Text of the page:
The the novel the “native son,” by

The word alienation means “the state or experience of being isolated from a group or an activity to which one should belong or in which one should be involved.” As we started to read the novel the “native son,” by Richard Wright, you see the main character Bigger Thomas became a victim of abrupt alienation. More significant shares a bedroom with his family and yet he still feels isolated at the same time.

He never actually gets the chance to show his real emotions with his family and get to wear his heart on his sleeve around them because they lean on him so much, but at the same time, they offer him no type of support system. Bigger had this incident flung at him so suddenly that he never had time to see or ever prepare and realize the implications of such acts. These set of circumstances leads more significant to start the alienation from his peers. Bigger could no longer be a functional member of society after he had committed the crime. This type of isolation also ends up leaving Bigger with an objective view of the community.

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Because he has now seen first hand the kind of society he lived in through both perspectives, which are the perspective of an outcast and that of a member, he is capable of dissecting the complexities of its nature. Bigger has experienced some societal outlaw. After being discovered, or at least being a suspect, Bigger became a lower-class community member. This is a fascinating topic to explore because this is not the first experience Bigger had with the class struggle.

Being an African-American, Bigger has had several first-hand experiences in this area. Being treated as a second-class citizen or even just looked down upon is nothing new to him at all. The big difference becomes apparent when one recognizes that Bigger has been alienated from the beginning, starting from his own home with his family especially being within the class system.

He has moved to what you would call “lower class.” Bigger is no longer able to converse with his peers, members of his class. This is very evident when Bigger is hiding and overhears a conversation between two people in the next room over. “Jack, yuh meant’ stan’ there ‘n’ say yuh’d give that’ nigger up t’ the white folks? Damn right Ah would!” (Wright, 203) In this quote, you see that Bigger has become unable to relate to the common people.

He has committed an act that emotionally that ends up setting him apart from the rest of the culture. Bigger after his actions becomes no longer capable of reacting in a similar way to how others would react. This is shown when Bigger’s develops the thoughts about killing Bessie are brought to the light.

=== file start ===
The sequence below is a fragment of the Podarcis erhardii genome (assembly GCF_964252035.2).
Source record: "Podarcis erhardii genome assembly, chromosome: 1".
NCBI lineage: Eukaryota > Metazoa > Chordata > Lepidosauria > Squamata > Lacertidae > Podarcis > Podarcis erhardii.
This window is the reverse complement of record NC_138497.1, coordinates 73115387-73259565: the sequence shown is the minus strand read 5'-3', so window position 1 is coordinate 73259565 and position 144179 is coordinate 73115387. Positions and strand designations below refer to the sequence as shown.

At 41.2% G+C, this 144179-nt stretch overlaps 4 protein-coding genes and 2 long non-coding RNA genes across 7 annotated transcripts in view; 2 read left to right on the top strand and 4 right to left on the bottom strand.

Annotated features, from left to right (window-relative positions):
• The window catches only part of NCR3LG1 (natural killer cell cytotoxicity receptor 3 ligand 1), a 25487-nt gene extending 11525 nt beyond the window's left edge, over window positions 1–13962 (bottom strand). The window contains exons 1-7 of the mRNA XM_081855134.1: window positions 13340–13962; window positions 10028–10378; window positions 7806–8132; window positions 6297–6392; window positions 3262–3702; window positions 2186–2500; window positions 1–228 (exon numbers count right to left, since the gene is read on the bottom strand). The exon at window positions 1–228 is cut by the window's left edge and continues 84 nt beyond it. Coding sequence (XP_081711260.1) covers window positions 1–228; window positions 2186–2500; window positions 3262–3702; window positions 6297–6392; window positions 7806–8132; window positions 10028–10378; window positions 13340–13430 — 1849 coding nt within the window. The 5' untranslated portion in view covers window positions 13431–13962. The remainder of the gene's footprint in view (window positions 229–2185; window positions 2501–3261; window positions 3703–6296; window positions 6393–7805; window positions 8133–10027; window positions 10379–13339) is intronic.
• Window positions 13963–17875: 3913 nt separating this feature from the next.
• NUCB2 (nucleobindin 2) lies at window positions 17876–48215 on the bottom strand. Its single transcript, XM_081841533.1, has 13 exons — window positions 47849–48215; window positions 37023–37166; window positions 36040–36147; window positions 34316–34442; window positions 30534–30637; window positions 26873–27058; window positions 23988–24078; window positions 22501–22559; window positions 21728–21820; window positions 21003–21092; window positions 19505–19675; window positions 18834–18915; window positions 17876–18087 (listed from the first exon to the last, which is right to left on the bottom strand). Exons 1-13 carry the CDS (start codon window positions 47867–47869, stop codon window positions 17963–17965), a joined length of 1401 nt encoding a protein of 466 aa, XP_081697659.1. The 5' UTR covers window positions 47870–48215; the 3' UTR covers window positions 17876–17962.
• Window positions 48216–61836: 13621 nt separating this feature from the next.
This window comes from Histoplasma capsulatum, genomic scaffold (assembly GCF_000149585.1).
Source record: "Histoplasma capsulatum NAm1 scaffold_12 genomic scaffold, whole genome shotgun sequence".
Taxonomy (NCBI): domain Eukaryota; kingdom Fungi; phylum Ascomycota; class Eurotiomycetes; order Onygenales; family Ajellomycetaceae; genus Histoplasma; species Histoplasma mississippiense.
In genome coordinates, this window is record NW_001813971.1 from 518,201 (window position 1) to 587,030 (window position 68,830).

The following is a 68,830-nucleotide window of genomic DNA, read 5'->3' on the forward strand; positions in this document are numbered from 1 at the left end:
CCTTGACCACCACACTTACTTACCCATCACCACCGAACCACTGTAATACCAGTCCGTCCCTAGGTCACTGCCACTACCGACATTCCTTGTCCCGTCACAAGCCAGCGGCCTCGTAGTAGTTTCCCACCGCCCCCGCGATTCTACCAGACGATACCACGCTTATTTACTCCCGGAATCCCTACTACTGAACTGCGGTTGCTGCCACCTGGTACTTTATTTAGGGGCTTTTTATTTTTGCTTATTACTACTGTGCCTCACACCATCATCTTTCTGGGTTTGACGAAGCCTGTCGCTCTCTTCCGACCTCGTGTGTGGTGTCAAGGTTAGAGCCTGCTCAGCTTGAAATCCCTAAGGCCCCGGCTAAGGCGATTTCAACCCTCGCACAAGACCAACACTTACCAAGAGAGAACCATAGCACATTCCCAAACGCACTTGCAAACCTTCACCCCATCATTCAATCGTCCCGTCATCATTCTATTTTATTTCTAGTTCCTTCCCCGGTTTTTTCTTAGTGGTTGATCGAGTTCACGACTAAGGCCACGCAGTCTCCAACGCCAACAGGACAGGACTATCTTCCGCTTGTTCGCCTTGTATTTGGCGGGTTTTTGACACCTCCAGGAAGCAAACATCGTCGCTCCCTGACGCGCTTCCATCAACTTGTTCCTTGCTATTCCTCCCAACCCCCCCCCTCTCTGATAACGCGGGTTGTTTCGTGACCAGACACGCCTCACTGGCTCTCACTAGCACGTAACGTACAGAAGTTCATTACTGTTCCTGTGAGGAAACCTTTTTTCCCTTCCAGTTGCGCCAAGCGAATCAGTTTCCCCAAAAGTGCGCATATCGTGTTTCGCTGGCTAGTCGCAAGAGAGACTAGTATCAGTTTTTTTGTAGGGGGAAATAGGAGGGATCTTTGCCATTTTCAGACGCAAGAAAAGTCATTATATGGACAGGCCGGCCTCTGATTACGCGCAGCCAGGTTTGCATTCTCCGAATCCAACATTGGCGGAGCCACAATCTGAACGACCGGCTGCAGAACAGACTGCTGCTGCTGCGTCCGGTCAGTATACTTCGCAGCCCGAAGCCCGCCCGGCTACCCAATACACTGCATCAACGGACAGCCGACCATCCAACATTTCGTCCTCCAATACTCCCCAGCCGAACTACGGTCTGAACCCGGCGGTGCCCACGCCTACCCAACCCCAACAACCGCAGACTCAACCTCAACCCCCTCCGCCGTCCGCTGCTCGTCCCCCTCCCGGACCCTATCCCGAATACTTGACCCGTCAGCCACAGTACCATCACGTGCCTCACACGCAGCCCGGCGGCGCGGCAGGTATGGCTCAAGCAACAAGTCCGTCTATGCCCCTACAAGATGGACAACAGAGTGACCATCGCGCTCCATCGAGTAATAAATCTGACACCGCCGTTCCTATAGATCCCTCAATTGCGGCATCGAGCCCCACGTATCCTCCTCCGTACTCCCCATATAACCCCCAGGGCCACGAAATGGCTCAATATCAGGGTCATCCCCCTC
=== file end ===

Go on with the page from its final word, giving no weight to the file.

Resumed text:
“Never had he had the chance to live out the consequences of his actions; never had his will been so free as in this night and day of fear and murder and flight.” (197, Wright) “Normal humans” would not react in the fashion, with this rationale. More significant is the human who has seen substantial life-changing events occur. Those types of very same event’s server to alienate him emotionally, and societally.

Because of Bigger’s alienation, he also gets the opportunity to see to the world in changing the light. He sees the world for what it is now instead of seeing it in a dark place. He is finally capable of achieving this because Bigger now has nothing to lose. I will preface by saying that bigger’s opinions are not that of my own.

In Bigger’s sudden realization, he comes to believe he was acting non-human. He believes that African Americans are I in an entirely different class from the White people. He eventually takes his uncertainty about his place in this world to his own grave, but Bigger also starts to begin to question his place quite early into the world of crime. Throughout the novel, there were hints.

He begins to agree with the reports that perhaps “He is not human! there is no place for him.” (311, Wright) This quote mostly touched on his final moments in the novel, Bigger finally realizes that not all white’s are the same either. Bigger comes to see Jan as an exceptional person. “The reality of Jan’s humanity came as a stab of remorse.” (277, Wright) The title of Richard Wright’s work, Native Son, conveys the central message of the book. Bigger Thomas is the native son of America; he is what we would call the product of the society in America.

The pressure of the society shaped him into the man he came to be. Bigger Thomas alienation serves as a platform to communicate to the reader so they can connect to more of the significant issues displayed throughout the text. Which are Racism and other types of discrimination which cannot stand in what we consider a free country for all? Racism too is a tool used to produce toxic and detrimental to our culture and morals. Which can only lead to hatred, jealousy, and violence? Without Bigger Thomas’ experience, this point would be less effective and with less overall impactful to the reader. Bigger ‘s different experiences are, in full effect, a case study of the popular belief of the times.

Bigger ‘s expulsion shows how one man can be driven to commit atrocities for no reason other than cultural influences. Bigger endured a troublesome time in his life. He made some abysmal choices, but many of them were at the least kind of reasonable. Bigger became imprisoned for the reader’s so we could learn the different lessons he was going through with him.

Richard Wright did an outstanding job of communicating his ideology to the reader through the different trials of what we call morality. Bigger’s story will continue to influence people in today’s society, and will for the indefinite future.Works CitedWright, Richard. Native Son.

New York, Harper ; Bros., 1940.


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